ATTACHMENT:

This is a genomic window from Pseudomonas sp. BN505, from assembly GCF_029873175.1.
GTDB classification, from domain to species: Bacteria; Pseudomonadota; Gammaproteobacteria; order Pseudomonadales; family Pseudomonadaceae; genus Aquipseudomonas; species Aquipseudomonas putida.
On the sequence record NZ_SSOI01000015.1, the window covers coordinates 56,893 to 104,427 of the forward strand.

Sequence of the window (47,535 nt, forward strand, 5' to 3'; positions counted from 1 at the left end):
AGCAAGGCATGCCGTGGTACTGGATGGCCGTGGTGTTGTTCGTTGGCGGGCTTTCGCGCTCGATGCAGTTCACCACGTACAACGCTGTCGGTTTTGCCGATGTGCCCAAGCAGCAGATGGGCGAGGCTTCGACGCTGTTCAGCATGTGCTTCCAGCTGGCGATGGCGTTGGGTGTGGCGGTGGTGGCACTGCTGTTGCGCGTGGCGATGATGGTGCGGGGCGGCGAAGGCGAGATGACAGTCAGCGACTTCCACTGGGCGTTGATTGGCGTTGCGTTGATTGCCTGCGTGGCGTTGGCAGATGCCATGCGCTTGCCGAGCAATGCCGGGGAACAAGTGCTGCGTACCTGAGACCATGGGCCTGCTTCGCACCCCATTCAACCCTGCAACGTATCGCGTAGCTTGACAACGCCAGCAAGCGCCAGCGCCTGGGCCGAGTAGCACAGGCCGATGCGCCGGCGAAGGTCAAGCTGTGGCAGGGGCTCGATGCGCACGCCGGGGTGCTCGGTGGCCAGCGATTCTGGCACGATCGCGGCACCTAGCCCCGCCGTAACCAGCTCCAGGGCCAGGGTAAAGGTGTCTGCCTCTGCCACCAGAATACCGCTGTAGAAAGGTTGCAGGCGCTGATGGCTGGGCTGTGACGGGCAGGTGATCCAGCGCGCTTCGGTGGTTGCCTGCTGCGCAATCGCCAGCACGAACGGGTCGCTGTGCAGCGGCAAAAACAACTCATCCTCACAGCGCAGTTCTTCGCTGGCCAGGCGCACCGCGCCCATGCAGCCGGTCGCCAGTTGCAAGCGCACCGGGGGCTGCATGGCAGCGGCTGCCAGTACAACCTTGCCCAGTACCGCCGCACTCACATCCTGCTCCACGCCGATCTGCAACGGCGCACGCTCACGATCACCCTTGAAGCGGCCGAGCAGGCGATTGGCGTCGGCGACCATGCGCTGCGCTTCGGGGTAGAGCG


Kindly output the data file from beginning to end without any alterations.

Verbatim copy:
This is a genomic window from Pseudomonas sp. BN505, from assembly GCF_029873175.1.
GTDB classification, from domain to species: Bacteria; Pseudomonadota; Gammaproteobacteria; order Pseudomonadales; family Pseudomonadaceae; genus Aquipseudomonas; species Aquipseudomonas putida.
On the sequence record NZ_SSOI01000015.1, the window covers coordinates 56,893 to 104,427 of the forward strand.

Sequence of the window (47,535 nt, forward strand, 5' to 3'; positions counted from 1 at the left end):
AGCAAGGCATGCCGTGGTACTGGATGGCCGTGGTGTTGTTCGTTGGCGGGCTTTCGCGCTCGATGCAGTTCACCACGTACAACGCTGTCGGTTTTGCCGATGTGCCCAAGCAGCAGATGGGCGAGGCTTCGACGCTGTTCAGCATGTGCTTCCAGCTGGCGATGGCGTTGGGTGTGGCGGTGGTGGCACTGCTGTTGCGCGTGGCGATGATGGTGCGGGGCGGCGAAGGCGAGATGACAGTCAGCGACTTCCACTGGGCGTTGATTGGCGTTGCGTTGATTGCCTGCGTGGCGTTGGCAGATGCCATGCGCTTGCCGAGCAATGCCGGGGAACAAGTGCTGCGTACCTGAGACCATGGGCCTGCTTCGCACCCCATTCAACCCTGCAACGTATCGCGTAGCTTGACAACGCCAGCAAGCGCCAGCGCCTGGGCCGAGTAGCACAGGCCGATGCGCCGGCGAAGGTCAAGCTGTGGCAGGGGCTCGATGCGCACGCCGGGGTGCTCGGTGGCCAGCGATTCTGGCACGATCGCGGCACCTAGCCCCGCCGTAACCAGCTCCAGGGCCAGGGTAAAGGTGTCTGCCTCTGCCACCAGAATACCGCTGTAGAAAGGTTGCAGGCGCTGATGGCTGGGCTGTGACGGGCAGGTGATCCAGCGCGCTTCGGTGGTTGCCTGCTGCGCAATCGCCAGCACGAACGGGTCGCTGTGCAGCGGCAAAAACAACTCATCCTCACAGCGCAGTTCTTCGCTGGCCAGGCGCACCGCGCCCATGCAGCCGGTCGCCAGTTGCAAGCGCACCGGGGGCTGCATGGCAGCGGCTGCCAGTACAACCTTGCCCAGTACCGCCGCACTCACATCCTGCTCCACGCCGATCTGCAACGGCGCACGCTCACGATCACCCTTGAAGCGGCCGAGCAGGCGATTGGCGTCGGCGACCATGCGCTGCGCTTCGGGGTAGAGCG